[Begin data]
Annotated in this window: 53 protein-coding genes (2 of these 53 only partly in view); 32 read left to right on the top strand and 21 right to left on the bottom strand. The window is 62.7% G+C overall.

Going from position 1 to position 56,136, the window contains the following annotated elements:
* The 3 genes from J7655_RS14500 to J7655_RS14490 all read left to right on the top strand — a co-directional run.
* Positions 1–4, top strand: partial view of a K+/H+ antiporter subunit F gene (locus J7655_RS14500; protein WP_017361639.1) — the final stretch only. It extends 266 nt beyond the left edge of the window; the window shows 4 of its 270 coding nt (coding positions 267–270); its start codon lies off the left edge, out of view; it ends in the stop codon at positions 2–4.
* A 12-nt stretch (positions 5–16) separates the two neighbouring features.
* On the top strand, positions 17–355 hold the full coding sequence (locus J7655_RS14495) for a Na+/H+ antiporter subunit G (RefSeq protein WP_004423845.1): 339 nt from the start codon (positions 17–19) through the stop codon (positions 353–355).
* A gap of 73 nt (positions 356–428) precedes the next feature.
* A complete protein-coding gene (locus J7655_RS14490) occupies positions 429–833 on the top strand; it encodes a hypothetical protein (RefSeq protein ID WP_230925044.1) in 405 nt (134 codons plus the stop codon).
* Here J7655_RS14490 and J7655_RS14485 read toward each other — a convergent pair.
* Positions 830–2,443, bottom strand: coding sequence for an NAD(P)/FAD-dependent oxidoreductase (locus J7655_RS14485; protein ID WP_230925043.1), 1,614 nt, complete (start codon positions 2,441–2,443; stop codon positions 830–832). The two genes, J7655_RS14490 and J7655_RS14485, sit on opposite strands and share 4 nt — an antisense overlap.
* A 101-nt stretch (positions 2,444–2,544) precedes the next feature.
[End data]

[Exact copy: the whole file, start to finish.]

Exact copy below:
Annotated in this window: 53 protein-coding genes (2 of these 53 only partly in view); 32 read left to right on the top strand and 21 right to left on the bottom strand. The window is 62.7% G+C overall.

Going from position 1 to position 56,136, the window contains the following annotated elements:
* The 3 genes from J7655_RS14500 to J7655_RS14490 all read left to right on the top strand — a co-directional run.
* Positions 1–4, top strand: partial view of a K+/H+ antiporter subunit F gene (locus J7655_RS14500; protein WP_017361639.1) — the final stretch only. It extends 266 nt beyond the left edge of the window; the window shows 4 of its 270 coding nt (coding positions 267–270); its start codon lies off the left edge, out of view; it ends in the stop codon at positions 2–4.
* A 12-nt stretch (positions 5–16) separates the two neighbouring features.
* On the top strand, positions 17–355 hold the full coding sequence (locus J7655_RS14495) for a Na+/H+ antiporter subunit G (RefSeq protein WP_004423845.1): 339 nt from the start codon (positions 17–19) through the stop codon (positions 353–355).
* A gap of 73 nt (positions 356–428) precedes the next feature.
* A complete protein-coding gene (locus J7655_RS14490) occupies positions 429–833 on the top strand; it encodes a hypothetical protein (RefSeq protein ID WP_230925044.1) in 405 nt (134 codons plus the stop codon).
* Here J7655_RS14490 and J7655_RS14485 read toward each other — a convergent pair.
* Positions 830–2,443, bottom strand: coding sequence for an NAD(P)/FAD-dependent oxidoreductase (locus J7655_RS14485; protein ID WP_230925043.1), 1,614 nt, complete (start codon positions 2,441–2,443; stop codon positions 830–832). The two genes, J7655_RS14490 and J7655_RS14485, sit on opposite strands and share 4 nt — an antisense overlap.
* A 101-nt stretch (positions 2,444–2,544) precedes the next feature.